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Lower Back Pain

Lower back pain is a very common problem which is not normally serious but can cause a great deal of discomfort and pain.

Introduction to lower back pain

The lower back (or lumbar region) is a very important part of the body. It provides structural support, protection of organs and also helps us achieve the wide range of movement we are used to.

Lower back pain is a common problem – it is the most frequent form of back pain. It is estimated that up to 80% of people experience pain in the lower back at some point in their lives.

In most cases, pain is mild and the condition is not serious, rectifying itself within a few days. However, for some, lower back pain can be a chronic problem affecting quality of life.

Causes of lower back pain

The cause of lower back pain is often very difficult to identify and arises as a result of a variety of factors. Most often pain is caused by a disruption to the normal functioning of muscles, ligaments, cartilage or any of the other tissues in the lower back.

It is usually referred to as non-specific lower back pain as there is no clear identifiable cause. Although not a serious problem, it may still cause very considerable discomfort and limitation of movement. This most common cause of lower back pain will heal itself within a few days to weeks.

In other cases, pain may be caused by disruption or pressure to nerves in the back. This is referred to as nerve root pain or sciatica – when one of the spinal nerves gets irritated or pressed upon or ‘trapped’, giving rise to the term ‘trapped nerve’.

Pressure on the nerve root not only leads to pain. It can also cause more alarming symptoms such as numbness or pins and needles in the buttock and legs.

Other causes of lower back pain include arthritis, infections, various bone disorders or cancer. These causes are rare and are usually considered after the more common causes have been eliminated by a doctor.

Various lifestyle factors can contribute to lower back pain. These may be simple and obvious, or more complicated, but in all cases your doctor will seek to identify the one most likely in your case, such as:

  • bad posture
  • sitting awkwardly for long periods
  • being overweight
  • lifting heavy objects
  • high stress levels

Symptoms of lower back pain

The main symptom of lower back pain is an ache, tension or stiffness in the lower back which interferes with everyday activities. For many, symptoms will appear and resolve within a short time with the help of painkillers or exercise. However, lower back pain can also give rise to symptoms such as:

  • pain radiating down the front, side and back of the legs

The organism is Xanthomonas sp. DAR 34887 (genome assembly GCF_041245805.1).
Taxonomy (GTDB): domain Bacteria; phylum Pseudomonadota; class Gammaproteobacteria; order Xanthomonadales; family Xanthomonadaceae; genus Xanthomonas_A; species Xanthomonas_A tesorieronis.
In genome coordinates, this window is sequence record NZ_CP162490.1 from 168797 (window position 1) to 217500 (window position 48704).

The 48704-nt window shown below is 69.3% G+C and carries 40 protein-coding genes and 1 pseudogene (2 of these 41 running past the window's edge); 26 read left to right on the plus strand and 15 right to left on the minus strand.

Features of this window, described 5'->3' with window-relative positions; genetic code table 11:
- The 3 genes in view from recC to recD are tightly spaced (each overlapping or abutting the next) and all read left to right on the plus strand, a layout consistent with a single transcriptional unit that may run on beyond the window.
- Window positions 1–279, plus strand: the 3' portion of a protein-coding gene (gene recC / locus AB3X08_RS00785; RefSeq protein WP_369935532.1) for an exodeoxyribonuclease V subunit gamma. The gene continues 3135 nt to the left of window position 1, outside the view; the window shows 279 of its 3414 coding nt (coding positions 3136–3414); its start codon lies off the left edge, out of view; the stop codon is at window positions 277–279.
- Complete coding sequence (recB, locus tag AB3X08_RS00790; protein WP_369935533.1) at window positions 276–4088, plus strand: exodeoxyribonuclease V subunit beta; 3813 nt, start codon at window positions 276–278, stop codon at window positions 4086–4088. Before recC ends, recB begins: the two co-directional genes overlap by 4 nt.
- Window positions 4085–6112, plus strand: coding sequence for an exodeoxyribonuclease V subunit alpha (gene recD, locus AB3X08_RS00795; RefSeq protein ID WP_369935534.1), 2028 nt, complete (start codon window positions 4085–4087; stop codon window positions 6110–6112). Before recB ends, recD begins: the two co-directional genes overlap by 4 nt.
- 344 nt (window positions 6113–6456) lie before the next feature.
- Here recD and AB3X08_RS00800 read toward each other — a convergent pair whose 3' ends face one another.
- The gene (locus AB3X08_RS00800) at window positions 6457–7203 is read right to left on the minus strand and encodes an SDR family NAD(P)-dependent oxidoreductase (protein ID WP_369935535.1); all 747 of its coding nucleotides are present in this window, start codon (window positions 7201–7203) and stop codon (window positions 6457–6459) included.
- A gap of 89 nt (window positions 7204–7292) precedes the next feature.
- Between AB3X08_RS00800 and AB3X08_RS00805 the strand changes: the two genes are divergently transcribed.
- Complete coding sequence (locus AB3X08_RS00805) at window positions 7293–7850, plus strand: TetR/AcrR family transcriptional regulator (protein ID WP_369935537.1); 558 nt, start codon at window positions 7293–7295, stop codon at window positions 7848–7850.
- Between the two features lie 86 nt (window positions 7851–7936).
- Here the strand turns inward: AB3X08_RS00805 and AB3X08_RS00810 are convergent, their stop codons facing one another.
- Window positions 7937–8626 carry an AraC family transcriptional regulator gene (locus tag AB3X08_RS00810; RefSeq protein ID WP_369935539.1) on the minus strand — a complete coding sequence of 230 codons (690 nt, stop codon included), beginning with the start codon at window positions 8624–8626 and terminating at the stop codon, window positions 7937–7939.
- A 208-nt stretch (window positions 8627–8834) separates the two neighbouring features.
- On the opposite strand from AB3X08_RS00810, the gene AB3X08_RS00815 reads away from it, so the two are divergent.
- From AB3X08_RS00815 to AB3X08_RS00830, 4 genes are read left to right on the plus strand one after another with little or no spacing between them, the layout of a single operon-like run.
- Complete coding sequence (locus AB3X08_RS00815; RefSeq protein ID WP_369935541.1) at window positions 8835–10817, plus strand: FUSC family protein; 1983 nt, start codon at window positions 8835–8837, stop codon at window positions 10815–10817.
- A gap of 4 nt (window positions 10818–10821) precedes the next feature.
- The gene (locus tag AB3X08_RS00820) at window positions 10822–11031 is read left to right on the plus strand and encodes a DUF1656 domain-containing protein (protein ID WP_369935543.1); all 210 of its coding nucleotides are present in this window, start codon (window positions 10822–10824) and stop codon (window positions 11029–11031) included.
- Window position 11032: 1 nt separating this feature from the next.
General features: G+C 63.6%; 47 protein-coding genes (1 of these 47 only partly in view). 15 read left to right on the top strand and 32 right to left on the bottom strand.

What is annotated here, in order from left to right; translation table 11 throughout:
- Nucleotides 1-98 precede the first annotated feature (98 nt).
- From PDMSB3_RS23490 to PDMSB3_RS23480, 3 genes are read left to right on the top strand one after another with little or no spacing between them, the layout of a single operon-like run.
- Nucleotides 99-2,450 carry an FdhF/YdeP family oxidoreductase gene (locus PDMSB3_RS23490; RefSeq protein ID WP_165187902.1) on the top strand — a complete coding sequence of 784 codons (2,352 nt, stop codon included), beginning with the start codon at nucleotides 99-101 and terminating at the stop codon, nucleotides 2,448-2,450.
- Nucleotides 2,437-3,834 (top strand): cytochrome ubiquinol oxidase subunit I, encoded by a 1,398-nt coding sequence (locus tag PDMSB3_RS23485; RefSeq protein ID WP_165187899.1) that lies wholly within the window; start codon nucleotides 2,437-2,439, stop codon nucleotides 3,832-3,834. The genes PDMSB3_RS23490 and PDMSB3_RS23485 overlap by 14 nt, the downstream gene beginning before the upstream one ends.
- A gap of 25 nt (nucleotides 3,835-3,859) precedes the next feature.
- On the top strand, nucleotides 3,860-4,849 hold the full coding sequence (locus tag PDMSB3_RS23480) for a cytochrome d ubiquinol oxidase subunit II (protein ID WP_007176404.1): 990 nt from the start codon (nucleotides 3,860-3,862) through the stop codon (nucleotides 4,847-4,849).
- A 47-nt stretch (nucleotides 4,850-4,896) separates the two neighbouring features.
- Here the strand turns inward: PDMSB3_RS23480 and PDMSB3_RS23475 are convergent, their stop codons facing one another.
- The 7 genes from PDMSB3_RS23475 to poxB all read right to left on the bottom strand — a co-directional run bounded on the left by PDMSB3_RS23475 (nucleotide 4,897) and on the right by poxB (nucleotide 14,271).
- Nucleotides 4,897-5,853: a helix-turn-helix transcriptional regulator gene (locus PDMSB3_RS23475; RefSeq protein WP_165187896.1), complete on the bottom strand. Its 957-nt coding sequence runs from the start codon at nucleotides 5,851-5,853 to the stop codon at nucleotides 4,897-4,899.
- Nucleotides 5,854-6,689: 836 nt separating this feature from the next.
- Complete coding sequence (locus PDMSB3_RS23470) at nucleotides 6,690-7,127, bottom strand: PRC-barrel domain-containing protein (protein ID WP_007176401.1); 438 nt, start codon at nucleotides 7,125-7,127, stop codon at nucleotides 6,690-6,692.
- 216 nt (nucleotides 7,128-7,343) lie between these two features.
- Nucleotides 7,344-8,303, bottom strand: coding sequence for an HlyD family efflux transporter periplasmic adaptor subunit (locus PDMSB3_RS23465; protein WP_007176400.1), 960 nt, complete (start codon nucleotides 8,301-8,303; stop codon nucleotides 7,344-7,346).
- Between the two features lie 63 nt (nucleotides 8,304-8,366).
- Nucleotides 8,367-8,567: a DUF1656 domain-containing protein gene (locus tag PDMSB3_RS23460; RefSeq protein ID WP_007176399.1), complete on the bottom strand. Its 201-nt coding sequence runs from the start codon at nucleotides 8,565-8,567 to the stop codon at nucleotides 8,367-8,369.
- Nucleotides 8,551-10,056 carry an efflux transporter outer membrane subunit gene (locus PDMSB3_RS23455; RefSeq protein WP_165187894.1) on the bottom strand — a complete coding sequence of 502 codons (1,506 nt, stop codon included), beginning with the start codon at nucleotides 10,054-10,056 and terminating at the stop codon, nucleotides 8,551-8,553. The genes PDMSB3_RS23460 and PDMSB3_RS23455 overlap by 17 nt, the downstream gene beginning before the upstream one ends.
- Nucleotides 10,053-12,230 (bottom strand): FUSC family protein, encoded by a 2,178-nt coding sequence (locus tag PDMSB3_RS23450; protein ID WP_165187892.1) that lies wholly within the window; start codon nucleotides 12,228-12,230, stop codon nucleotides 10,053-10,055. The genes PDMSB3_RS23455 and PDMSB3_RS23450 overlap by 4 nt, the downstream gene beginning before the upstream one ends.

• pain increasing with activity
  • headaches
  • anxiety
  • numbing and weakness in the legs

If you experience these symptoms or if they lead to a significant interference with your lifestyle, you should seek professional advice. Furthermore, you should seek the advice of your doctor if you experience lower back pain as well as the following symptoms:

  • fever
  • swelling or inflammation
  • depression
  • incontinence
  • blood in urine

Treatment of lower back pain

Treatment of lower back pain depends on the severity of pain, where it occurs and the suspected cause of pain. For many, lower back pain can be helped greatly by improving posture or with self-help treatments such as alternating hot and cold compresses to the affected area. Simple gentle exercise such as walking or swimming can also be useful if you suffer from low back pain.

If pain persists and interferes significantly with daily activities, you should seek professional advice. Your doctor will most likely prescribe a course of painkillers to keep you mobile. If pain persists beyond these measures, your GP will consider other approaches.

These may include more specific treatments targeting the cause of your low back pain and associated contributing lifestyle factors such as:

  • Physiotherapy
  • Weight-loss programme if needed
  • Increasing daily exercise
  • Prescribing stronger medication

Complementary & alternative treatment

Many people reading these pages will be interested to learn what alternative or complementary treatments can be used to treat lower back pain. Common therapies used include:

  • Osteopathic treatment
  • Chiropractic treatment
  • Acupuncture (also used in association with osteopathic or chiropractic techniques)
  • Bowen therapy
  • Herbal remedies to relieve pain such as arnica gel externally or devil’s claw internally.

Further reading:
Back pain
Back pain symptoms
Back pain causes
Upper back pain
Lumbago
Back pain exercises